Perhaps as many as twenty-eight thousand slaves arrived in eighteenth-century French- and then Spanish-held Louisiana from West Africa and the Caribbean. The early population dominance of Africans from the Senegal River basin included Senegalese, Bambara, Fon, Mandinka, and Gambian Peoples. Later came Guinean, Yoruba, Igbo, and Angolan Peoples. Owing to the high ratio of slaves to Whites and the nature of slavery in the French/Spanish regimes, New Orleans today is culturally the most African of American cities. The African-West Indian character of this port city and nearby plantation region was reinforced at the turn of the nineteenth century by the arrival of nearly ten thousand slaves, free Blacks, and planters from St. Domingue (Haiti).
Among those eighteenth- and nineteenth-century Louisiana Creoles with African ancestry, a higher percentage than in the rest of the American South was freed from slavery in Louisiana, owing in part to French and Spanish attitudes toward acknowledgment of social and biological mingling. These cultural differences from the Anglo South were expressed in laws (such as Le Doce Noir and Las Siete Partidas in Louisiana and the Caribbean) that governed relations to slaves and their rights and restrictions and provided for manumission in a variety of circumstances. Of those freed from slavery, a special class in the French West Indies and Louisiana resulted from relationships characteristically between European planter/mercantile men and African slave or free women. This formative group for Black Creoles was called gens libres de couleur in antebellum times. In New Orleans, these "free people of color" were part of the larger Creole (that is, not American) social order in a range of class settings from French slaves, laborers, and craftsmen to mercantilists and planters. Some of these "Creoles of color," as they were also sometimes called, owned slaves themselves and had their children educated in Europe.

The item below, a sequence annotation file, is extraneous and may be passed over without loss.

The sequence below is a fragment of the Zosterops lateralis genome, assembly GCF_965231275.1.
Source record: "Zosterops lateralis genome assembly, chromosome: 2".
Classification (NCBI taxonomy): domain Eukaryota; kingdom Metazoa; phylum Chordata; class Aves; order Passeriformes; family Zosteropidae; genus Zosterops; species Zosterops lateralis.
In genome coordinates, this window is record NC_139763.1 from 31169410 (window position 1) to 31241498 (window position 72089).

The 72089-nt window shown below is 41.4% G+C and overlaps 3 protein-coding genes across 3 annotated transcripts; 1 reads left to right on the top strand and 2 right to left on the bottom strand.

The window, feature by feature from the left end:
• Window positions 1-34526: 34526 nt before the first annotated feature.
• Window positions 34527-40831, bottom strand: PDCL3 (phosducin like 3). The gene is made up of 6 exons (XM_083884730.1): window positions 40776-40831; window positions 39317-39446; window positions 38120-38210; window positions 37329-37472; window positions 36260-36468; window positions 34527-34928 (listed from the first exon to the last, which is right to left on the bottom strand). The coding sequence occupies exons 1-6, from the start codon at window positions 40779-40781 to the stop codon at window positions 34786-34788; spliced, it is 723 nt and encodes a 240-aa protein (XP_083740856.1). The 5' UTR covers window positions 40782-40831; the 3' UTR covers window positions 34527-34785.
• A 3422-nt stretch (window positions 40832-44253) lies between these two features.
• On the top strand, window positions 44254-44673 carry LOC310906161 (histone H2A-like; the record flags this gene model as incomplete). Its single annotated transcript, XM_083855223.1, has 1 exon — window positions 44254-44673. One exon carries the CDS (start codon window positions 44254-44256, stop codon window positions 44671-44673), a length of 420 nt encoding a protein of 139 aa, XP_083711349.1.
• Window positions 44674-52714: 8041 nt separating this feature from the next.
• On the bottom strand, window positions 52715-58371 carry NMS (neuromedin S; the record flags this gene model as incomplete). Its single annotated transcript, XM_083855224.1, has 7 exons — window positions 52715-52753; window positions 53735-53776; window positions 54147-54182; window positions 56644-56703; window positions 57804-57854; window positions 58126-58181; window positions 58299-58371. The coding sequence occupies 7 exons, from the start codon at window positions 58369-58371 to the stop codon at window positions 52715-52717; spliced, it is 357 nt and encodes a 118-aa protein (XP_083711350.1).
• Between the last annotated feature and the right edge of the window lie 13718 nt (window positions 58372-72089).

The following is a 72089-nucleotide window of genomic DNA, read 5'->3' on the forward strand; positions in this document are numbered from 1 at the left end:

Various color terms, such as griffe, quadroon , and octoroon, were used in color/caste-conscious New Orleans to describe nineteenth-century Creoles of color in terms of social categories for race based on perceived ancestry. Given the favored treatment of lighter people with more European appearance, some Creoles would passe blanc (pass for White) to seek privileges of status, economic power, and education denied to non-Whites. In times of racial strife from the Civil War to the civil rights movement, Black Creoles were often pressured to be in one or another of the major American racial categories. Such categorization has often been a source of conflict in Creole communities with their less dichotomized, more fluid Caribbean notion of race and culture.